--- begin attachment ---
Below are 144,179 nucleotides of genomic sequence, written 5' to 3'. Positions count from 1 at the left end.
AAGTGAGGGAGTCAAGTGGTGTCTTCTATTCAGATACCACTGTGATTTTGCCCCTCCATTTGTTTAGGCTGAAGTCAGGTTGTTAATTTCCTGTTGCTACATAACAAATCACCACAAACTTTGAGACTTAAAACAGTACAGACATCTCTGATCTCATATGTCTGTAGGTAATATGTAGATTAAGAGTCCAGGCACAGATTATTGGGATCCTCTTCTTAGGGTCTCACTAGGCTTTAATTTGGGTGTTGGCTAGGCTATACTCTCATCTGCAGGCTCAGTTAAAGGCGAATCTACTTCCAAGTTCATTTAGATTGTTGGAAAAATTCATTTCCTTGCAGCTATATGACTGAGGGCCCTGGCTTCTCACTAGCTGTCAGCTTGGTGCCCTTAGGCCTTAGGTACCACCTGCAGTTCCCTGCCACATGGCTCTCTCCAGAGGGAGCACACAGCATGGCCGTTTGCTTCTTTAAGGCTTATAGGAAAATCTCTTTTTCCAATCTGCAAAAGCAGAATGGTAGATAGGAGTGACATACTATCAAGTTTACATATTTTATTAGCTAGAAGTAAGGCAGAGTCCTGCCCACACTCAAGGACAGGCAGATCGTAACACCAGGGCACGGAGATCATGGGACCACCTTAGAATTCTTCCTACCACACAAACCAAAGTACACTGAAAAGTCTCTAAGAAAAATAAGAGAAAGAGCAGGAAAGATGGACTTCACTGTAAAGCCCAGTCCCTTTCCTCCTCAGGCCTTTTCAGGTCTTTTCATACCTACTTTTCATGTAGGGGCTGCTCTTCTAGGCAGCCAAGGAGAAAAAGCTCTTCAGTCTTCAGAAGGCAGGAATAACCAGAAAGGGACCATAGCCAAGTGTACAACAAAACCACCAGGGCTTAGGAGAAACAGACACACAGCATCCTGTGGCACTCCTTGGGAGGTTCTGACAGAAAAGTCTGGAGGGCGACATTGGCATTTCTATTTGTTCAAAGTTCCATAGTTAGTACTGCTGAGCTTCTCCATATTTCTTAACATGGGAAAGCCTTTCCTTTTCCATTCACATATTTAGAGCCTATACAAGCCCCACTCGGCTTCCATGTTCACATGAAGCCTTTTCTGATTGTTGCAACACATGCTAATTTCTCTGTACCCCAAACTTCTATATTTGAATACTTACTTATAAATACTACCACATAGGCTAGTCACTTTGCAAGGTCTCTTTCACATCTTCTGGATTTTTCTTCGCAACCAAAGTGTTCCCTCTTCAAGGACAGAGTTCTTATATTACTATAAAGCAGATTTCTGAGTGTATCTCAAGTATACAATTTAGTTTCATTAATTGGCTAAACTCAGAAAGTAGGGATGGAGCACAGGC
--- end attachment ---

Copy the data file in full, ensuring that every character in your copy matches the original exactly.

Below are 144,179 nucleotides of genomic sequence, written 5' to 3'. Positions count from 1 at the left end.
AAGTGAGGGAGTCAAGTGGTGTCTTCTATTCAGATACCACTGTGATTTTGCCCCTCCATTTGTTTAGGCTGAAGTCAGGTTGTTAATTTCCTGTTGCTACATAACAAATCACCACAAACTTTGAGACTTAAAACAGTACAGACATCTCTGATCTCATATGTCTGTAGGTAATATGTAGATTAAGAGTCCAGGCACAGATTATTGGGATCCTCTTCTTAGGGTCTCACTAGGCTTTAATTTGGGTGTTGGCTAGGCTATACTCTCATCTGCAGGCTCAGTTAAAGGCGAATCTACTTCCAAGTTCATTTAGATTGTTGGAAAAATTCATTTCCTTGCAGCTATATGACTGAGGGCCCTGGCTTCTCACTAGCTGTCAGCTTGGTGCCCTTAGGCCTTAGGTACCACCTGCAGTTCCCTGCCACATGGCTCTCTCCAGAGGGAGCACACAGCATGGCCGTTTGCTTCTTTAAGGCTTATAGGAAAATCTCTTTTTCCAATCTGCAAAAGCAGAATGGTAGATAGGAGTGACATACTATCAAGTTTACATATTTTATTAGCTAGAAGTAAGGCAGAGTCCTGCCCACACTCAAGGACAGGCAGATCGTAACACCAGGGCACGGAGATCATGGGACCACCTTAGAATTCTTCCTACCACACAAACCAAAGTACACTGAAAAGTCTCTAAGAAAAATAAGAGAAAGAGCAGGAAAGATGGACTTCACTGTAAAGCCCAGTCCCTTTCCTCCTCAGGCCTTTTCAGGTCTTTTCATACCTACTTTTCATGTAGGGGCTGCTCTTCTAGGCAGCCAAGGAGAAAAAGCTCTTCAGTCTTCAGAAGGCAGGAATAACCAGAAAGGGACCATAGCCAAGTGTACAACAAAACCACCAGGGCTTAGGAGAAACAGACACACAGCATCCTGTGGCACTCCTTGGGAGGTTCTGACAGAAAAGTCTGGAGGGCGACATTGGCATTTCTATTTGTTCAAAGTTCCATAGTTAGTACTGCTGAGCTTCTCCATATTTCTTAACATGGGAAAGCCTTTCCTTTTCCATTCACATATTTAGAGCCTATACAAGCCCCACTCGGCTTCCATGTTCACATGAAGCCTTTTCTGATTGTTGCAACACATGCTAATTTCTCTGTACCCCAAACTTCTATATTTGAATACTTACTTATAAATACTACCACATAGGCTAGTCACTTTGCAAGGTCTCTTTCACATCTTCTGGATTTTTCTTCGCAACCAAAGTGTTCCCTCTTCAAGGACAGAGTTCTTATATTACTATAAAGCAGATTTCTGAGTGTATCTCAAGTATACAATTTAGTTTCATTAATTGGCTAAACTCAGAAAGTAGGGATGGAGCACAGGC